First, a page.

Time to read: ~ 5 minutes
Welcome to T-SQL Tuesday, the monthly blogging party where we talk about a topic given to us by the host. This month, we have Steve Jones (blog | twitter) asking us about Dynamic SQL.
There are a myriad number of uses for Dynamic SQL – I’ve already read some of the published posts and I’m impressed with the range. (Yeah, I’m writing this late; I’m aware).
I’m aiming for something different. I want to talk about the things I believe Dynamic SQL should have. You can disagree with me if you’d like; I’d welcome it (as long as you can justify it) but here are my thoughts on writing Dynamic SQL.
To make a contrived example, I’ve taken Andy Mallons (blog | twitter) script to return SQL Agent Job statuses, and converted it to Dynamic SQL
I was going to apologise for how long and messy it looked but I realised that’s par for the course with Dynamic SQL.
There is this maxim that I’ve heard bandied about regarding code:
Code is read much more often than it is written[…]https://devblogs.microsoft.com/oldnewthing/20070406-00/?p=27343
There should be an addendum on that quote for DBAs:
DBAs troubleshoot Dymanic SQL more often than they write itProbably others, but definitely me
Saying that, Dynamic SQL should have these items to help with that effort.
It’s extremely easy to write Dynamic SQL so that it comes out in one string. A hodge-podge of plus signs, variable assignments, and red text that sometimes it seems like a foreign coding language
The above code sample is apparently a working “Hello World” program in one of those languages.
Don’t do this, properly format your Dynamic SQL. It will help when the code shows up in your monitoring toolkits. You have them (and know how to use them), right?
To help check your formatting, Dynamic SQL should include…
A Debug Method
Troubleshooting is so much easier when you know what you are going to run. The amount of Dynamic SQL where you have to build that in your head while reading the code is ridiculous!
If you give a procedure filled with Dynamic SQL to a junior DBA, then you’re going to see how fast fear and resignation fills someones face.
It’s straightforward to create a debug method that shoots out the code that is going to be run. Secondary benefit is it ensures that you format your code properly because you can see how it is going to turn out
IF @debug_mode_on = 1 BEGIN RAISERROR(N'%s%s', 0, 1, @job_sql, @nl) WITH NOWAIT; END; ELSE BEGIN EXECUTE [master].[sys].sp_executesql @stmt = @job_sql, @param1 = N'@ds_job_name AS nvarchar(128)', @ds_job_name = @actual_job_name; END;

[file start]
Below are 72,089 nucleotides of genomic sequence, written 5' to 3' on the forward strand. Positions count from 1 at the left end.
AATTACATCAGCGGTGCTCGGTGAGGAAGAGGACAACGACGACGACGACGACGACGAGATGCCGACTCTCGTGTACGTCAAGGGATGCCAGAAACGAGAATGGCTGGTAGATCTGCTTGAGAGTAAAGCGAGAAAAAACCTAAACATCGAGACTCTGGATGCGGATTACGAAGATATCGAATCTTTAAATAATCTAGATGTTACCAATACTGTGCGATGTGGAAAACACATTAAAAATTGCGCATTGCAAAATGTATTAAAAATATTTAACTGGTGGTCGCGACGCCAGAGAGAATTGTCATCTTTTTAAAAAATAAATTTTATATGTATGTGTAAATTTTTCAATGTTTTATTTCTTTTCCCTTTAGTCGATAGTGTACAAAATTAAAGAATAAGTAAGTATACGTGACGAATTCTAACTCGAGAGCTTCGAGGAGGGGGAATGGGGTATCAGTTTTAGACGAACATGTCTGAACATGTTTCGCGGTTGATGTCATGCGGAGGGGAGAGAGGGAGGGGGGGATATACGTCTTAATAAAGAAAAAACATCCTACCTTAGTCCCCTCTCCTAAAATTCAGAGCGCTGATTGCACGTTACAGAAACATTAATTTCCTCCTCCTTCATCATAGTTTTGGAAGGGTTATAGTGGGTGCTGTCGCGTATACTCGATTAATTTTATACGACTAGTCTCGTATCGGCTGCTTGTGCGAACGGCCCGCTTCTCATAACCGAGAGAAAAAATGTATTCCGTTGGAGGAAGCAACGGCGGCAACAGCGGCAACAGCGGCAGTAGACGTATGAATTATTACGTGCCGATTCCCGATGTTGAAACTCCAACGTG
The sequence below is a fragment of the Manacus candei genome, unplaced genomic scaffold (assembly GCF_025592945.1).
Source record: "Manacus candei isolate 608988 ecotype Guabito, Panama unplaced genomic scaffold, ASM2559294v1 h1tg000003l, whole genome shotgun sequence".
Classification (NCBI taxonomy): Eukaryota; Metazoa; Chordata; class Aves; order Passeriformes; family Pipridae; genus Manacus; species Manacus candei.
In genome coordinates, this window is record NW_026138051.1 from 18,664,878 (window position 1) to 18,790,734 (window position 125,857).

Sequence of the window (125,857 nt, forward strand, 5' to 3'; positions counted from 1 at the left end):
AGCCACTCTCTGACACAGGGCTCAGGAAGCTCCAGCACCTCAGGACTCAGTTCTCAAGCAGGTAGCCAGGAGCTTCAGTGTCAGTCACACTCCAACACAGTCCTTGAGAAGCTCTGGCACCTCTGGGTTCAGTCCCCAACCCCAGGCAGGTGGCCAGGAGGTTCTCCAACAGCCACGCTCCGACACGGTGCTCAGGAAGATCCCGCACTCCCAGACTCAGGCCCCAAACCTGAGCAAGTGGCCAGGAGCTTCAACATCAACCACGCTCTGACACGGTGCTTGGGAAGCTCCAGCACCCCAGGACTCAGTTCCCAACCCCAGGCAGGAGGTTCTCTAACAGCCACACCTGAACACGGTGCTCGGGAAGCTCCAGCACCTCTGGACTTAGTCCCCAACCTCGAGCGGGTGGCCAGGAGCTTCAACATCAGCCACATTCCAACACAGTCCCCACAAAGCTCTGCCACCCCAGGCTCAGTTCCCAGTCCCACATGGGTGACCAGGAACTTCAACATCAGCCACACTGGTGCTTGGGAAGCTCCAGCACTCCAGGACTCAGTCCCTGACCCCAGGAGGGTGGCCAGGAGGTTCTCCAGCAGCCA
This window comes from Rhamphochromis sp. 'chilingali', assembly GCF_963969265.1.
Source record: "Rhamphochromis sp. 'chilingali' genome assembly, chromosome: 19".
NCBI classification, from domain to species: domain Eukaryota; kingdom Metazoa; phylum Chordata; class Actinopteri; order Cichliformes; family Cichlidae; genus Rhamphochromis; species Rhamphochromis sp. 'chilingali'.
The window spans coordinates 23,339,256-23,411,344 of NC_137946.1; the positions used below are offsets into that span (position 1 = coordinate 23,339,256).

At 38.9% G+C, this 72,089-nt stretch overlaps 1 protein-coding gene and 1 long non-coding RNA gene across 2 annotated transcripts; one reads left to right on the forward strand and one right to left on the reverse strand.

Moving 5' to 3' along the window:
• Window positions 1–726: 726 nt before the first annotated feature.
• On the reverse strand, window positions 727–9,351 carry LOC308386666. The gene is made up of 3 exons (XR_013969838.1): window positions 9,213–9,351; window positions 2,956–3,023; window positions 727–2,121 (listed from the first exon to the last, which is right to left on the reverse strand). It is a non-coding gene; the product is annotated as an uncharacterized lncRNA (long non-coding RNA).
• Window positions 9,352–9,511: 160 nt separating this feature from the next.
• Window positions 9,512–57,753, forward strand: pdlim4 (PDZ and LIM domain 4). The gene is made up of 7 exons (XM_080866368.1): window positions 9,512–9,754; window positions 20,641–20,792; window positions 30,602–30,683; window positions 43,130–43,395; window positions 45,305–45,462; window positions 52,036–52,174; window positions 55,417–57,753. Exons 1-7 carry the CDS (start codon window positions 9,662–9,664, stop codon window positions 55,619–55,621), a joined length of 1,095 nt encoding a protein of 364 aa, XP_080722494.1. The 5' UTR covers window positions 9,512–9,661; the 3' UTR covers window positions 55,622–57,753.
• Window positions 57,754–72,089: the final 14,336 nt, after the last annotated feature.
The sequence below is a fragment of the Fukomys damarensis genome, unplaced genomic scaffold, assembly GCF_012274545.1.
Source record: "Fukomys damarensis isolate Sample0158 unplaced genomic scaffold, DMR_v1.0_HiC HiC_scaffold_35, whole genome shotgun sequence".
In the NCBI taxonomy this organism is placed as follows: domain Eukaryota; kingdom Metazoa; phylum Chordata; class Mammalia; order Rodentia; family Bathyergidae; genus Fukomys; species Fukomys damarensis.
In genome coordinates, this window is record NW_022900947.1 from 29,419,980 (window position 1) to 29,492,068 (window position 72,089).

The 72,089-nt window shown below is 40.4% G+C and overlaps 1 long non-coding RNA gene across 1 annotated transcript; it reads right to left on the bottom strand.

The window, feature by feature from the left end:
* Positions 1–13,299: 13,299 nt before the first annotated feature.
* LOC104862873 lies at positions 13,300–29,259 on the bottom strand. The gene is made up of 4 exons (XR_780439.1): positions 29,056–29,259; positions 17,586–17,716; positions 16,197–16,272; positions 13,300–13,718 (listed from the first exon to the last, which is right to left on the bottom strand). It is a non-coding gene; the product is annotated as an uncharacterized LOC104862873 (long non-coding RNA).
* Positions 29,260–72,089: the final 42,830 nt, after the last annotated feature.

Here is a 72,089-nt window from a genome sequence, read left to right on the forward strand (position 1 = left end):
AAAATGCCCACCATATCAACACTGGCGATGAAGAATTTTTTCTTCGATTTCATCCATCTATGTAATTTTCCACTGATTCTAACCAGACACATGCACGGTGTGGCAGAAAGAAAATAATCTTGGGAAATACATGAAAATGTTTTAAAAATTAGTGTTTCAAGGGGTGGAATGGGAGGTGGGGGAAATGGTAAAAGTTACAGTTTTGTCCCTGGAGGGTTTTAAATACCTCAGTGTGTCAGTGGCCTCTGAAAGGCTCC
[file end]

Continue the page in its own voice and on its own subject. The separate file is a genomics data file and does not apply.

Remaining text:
There are a few other things that I like to add to Dynamic SQL but I will grant are not necessary. I’ll leave them to you to make up your own minds about.
If the user passes in an object, ensure it’s there
/* Job existence check */ IF @job_name IS NOT NULL BEGIN SET @actual_job_name = ( SELECT [name] FROM msdb.dbo.sysjobs WHERE [name] = @job_name ); IF @actual_job_name IS NULL BEGIN DECLARE @err_msg AS nvarchar(max); SET @err_msg = FORMATMESSAGE(N'Cannot find any job labelled: %s', @job_name); RAISERROR(N'%s', 0, 1, @err_msg) WITH NOWAIT; RETURN END; END;
Same point really – if you want to raise a warning or error with what is passed in, use something that escapes user input.
I tend to use
FORMATMESSAGE for these bits.
These might appear to be overkill but I have an cough contrived cough example; the code I took from Andy’s github and converted to Dynamic SQL!
Quick Test with Debug
If we pass in no job name and leave debug mode on; it splits out the code sans any
WHERE clause before the
ORDER BY to bring us back all jobs:
If we change up the job name to one that does not exist e.g.
@job_name = N'No existy'; then we verify that the job doesn’t exist and error out:
Passing in a job that does exist, then adds that job name to the
WHERE clause (parameterised, of course):
Let’s Run It!
Turn off debug mode and…
That’s throwing up an error message – but I’d be confident in saying that anyone glancing over the code in the gist would miss the three mistakes.
Yes, three of them – I wrote one on purpose but created two more by accident.
Luckily we can turn debug more back on, grab the output, and parse it in a new window:
AND on the
JOIN clause was intentional – the terminating semi-colon before the
WHERE clause was not, neither was the mistake on the alias. The joys of re-writing code.
Fix these mistakes up in our Dynamic SQL, turn debug mode back off, and ready to re-run? Probably took around 5 minutes going slow, but now when we re-run the code:
That’s one example of why I have believe Dynamic SQL should have proper formatting, and debugging, and some small others.
I had more examples but they normally come to me around 02:00 in the morning while I’m on swearing and sweating on an incident call.
I’d prefer to fix and forget them, after I make sure they don’t happen again.
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